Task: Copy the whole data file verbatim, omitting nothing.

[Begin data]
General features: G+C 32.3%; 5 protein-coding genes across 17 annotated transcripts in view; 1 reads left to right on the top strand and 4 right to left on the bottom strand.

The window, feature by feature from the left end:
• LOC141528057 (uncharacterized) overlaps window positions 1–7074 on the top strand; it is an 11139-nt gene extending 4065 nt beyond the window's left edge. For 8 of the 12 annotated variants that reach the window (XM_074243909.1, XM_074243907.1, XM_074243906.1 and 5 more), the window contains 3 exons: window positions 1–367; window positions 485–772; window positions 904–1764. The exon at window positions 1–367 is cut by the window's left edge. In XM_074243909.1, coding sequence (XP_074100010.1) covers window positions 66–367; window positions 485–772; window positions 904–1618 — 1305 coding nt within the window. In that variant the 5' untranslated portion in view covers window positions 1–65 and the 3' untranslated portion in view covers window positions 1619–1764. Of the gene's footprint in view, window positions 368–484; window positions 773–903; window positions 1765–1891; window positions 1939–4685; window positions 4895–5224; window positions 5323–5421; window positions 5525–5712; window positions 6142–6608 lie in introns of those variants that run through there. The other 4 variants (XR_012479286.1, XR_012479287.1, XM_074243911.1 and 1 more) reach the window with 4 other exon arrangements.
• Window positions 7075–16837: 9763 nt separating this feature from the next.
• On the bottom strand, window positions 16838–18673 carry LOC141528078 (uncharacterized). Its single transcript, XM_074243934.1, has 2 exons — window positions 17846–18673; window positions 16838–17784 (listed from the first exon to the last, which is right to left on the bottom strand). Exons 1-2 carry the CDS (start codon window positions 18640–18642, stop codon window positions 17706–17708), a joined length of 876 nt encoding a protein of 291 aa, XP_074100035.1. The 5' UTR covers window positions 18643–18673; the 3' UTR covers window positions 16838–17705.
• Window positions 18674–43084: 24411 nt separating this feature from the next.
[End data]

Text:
General features: G+C 32.3%; 5 protein-coding genes across 17 annotated transcripts in view; 1 reads left to right on the top strand and 4 right to left on the bottom strand.

The window, feature by feature from the left end:
• LOC141528057 (uncharacterized) overlaps window positions 1–7074 on the top strand; it is an 11139-nt gene extending 4065 nt beyond the window's left edge. For 8 of the 12 annotated variants that reach the window (XM_074243909.1, XM_074243907.1, XM_074243906.1 and 5 more), the window contains 3 exons: window positions 1–367; window positions 485–772; window positions 904–1764. The exon at window positions 1–367 is cut by the window's left edge. In XM_074243909.1, coding sequence (XP_074100010.1) covers window positions 66–367; window positions 485–772; window positions 904–1618 — 1305 coding nt within the window. In that variant the 5' untranslated portion in view covers window positions 1–65 and the 3' untranslated portion in view covers window positions 1619–1764. Of the gene's footprint in view, window positions 368–484; window positions 773–903; window positions 1765–1891; window positions 1939–4685; window positions 4895–5224; window positions 5323–5421; window positions 5525–5712; window positions 6142–6608 lie in introns of those variants that run through there. The other 4 variants (XR_012479286.1, XR_012479287.1, XM_074243911.1 and 1 more) reach the window with 4 other exon arrangements.
• Window positions 7075–16837: 9763 nt separating this feature from the next.
• On the bottom strand, window positions 16838–18673 carry LOC141528078 (uncharacterized). Its single transcript, XM_074243934.1, has 2 exons — window positions 17846–18673; window positions 16838–17784 (listed from the first exon to the last, which is right to left on the bottom strand). Exons 1-2 carry the CDS (start codon window positions 18640–18642, stop codon window positions 17706–17708), a joined length of 876 nt encoding a protein of 291 aa, XP_074100035.1. The 5' UTR covers window positions 18643–18673; the 3' UTR covers window positions 16838–17705.
• Window positions 18674–43084: 24411 nt separating this feature from the next.